Diversity dynamics in Nymphalidae butterflies: Effect of phylogenetic uncertainty on diversification rate shift estimates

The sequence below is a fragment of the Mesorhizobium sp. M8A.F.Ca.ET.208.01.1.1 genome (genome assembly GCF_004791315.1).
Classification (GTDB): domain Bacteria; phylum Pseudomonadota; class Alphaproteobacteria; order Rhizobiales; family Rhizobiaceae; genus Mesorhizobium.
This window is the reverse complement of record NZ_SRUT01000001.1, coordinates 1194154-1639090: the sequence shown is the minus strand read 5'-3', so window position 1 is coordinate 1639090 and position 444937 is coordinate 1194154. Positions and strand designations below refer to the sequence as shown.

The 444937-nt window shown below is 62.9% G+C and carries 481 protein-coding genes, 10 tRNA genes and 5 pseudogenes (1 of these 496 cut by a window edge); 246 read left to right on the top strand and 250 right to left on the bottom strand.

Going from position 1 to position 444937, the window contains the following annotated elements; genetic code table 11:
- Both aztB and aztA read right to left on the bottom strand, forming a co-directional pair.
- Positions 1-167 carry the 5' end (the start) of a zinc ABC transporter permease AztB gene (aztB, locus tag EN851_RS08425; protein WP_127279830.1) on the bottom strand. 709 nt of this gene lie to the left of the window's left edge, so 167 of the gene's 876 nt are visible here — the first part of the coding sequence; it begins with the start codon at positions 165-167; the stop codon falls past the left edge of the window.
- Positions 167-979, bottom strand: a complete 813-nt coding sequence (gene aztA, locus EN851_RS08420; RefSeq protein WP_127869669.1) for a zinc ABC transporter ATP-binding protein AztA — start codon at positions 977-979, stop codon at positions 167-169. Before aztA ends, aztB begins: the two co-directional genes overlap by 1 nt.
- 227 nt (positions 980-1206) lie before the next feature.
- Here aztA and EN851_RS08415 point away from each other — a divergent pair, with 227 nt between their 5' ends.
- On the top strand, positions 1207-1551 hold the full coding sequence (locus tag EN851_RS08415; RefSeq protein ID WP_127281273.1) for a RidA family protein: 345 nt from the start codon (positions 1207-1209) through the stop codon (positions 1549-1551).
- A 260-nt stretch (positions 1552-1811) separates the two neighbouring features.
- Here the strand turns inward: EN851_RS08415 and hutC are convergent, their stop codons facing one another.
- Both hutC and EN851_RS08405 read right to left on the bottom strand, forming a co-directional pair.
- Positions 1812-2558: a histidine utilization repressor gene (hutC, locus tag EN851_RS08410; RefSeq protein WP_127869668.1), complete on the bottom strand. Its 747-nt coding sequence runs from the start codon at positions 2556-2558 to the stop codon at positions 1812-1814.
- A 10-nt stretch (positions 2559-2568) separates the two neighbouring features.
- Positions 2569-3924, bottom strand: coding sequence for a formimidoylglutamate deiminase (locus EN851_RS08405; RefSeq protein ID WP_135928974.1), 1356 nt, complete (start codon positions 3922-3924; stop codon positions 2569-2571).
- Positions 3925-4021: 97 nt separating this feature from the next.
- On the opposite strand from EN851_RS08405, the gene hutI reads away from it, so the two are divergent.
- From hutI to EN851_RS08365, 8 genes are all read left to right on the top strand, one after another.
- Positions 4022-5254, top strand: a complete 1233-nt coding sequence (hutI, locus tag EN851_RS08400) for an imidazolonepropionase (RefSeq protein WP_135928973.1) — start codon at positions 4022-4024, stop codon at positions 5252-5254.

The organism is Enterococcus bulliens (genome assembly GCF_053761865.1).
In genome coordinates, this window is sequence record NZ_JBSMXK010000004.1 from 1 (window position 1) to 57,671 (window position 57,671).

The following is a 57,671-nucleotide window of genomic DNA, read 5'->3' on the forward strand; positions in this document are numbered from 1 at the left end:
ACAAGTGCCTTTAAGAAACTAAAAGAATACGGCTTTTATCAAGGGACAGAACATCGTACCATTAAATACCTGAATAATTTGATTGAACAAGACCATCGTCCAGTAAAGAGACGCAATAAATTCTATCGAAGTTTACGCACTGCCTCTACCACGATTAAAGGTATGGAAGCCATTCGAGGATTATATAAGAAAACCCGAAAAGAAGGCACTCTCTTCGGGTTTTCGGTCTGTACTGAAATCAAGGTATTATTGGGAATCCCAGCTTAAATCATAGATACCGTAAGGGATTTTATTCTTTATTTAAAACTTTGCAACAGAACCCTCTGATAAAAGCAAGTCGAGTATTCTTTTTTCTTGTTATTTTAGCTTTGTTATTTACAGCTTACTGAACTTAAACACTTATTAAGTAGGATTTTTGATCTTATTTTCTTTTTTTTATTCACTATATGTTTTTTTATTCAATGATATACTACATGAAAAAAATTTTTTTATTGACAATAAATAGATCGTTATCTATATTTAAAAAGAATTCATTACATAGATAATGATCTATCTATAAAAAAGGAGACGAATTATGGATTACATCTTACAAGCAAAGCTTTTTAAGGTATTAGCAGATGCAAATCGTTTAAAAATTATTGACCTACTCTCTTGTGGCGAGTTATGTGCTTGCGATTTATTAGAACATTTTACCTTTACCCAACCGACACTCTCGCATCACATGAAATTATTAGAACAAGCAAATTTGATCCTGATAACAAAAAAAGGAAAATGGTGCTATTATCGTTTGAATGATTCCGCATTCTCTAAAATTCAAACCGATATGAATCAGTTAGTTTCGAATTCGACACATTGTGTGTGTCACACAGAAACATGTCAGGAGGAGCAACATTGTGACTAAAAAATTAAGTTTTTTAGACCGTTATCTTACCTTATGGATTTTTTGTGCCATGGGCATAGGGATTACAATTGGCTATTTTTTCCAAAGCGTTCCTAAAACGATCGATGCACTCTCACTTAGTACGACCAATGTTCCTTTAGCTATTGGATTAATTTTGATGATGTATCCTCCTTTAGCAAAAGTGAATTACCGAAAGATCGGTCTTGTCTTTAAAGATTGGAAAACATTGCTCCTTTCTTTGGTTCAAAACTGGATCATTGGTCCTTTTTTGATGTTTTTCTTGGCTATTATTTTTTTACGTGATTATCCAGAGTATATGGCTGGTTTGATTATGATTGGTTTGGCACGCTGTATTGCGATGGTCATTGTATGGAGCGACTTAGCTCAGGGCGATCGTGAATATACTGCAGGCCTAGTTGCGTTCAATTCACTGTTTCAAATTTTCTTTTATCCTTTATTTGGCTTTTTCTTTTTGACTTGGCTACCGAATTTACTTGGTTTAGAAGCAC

The species rich butterfly family Nymphalidae has been used to study evolutionary interac- tions between plants and insects. Theories of insect-hostplant dynamics predict accelerated diversification due to key innovations. In evolutionary biology, analysis of maximum credibil- ity trees in the software MEDUSA (modelling evolutionary diversity using stepwise AIC) is a popular method for estimation of shifts in diversification rates. We investigated whether phy- logenetic uncertainty can produce different results by extending the method across a ran- dom sample of trees from the posterior distribution of a Bayesian run. Using the MultiMEDUSA approach, we found that phylogenetic uncertainty greatly affects diversifica- tion rate estimates. Different trees produced diversification rates ranging from high values to almost zero for the same clade, and both significant rate increase and decrease in some clades. Only four out of 18 significant shifts found on the maximum clade credibility tree were consistent across most of the sampled trees. Among these, we found accelerated di- versification for Ithomiini butterflies. We used the binary speciation and extinction model (BiSSE) and found that a hostplant shift to Solanaceae is correlated with increased net di- versification rates in Ithomiini, congruent with the diffuse cospeciation hypothesis. Our re- sults show that taking phylogenetic uncertainty into account when estimating net diversification rate shifts is of great importance, as very different results can be obtained when using the maximum clade credibility tree and other trees from the posterior distribution.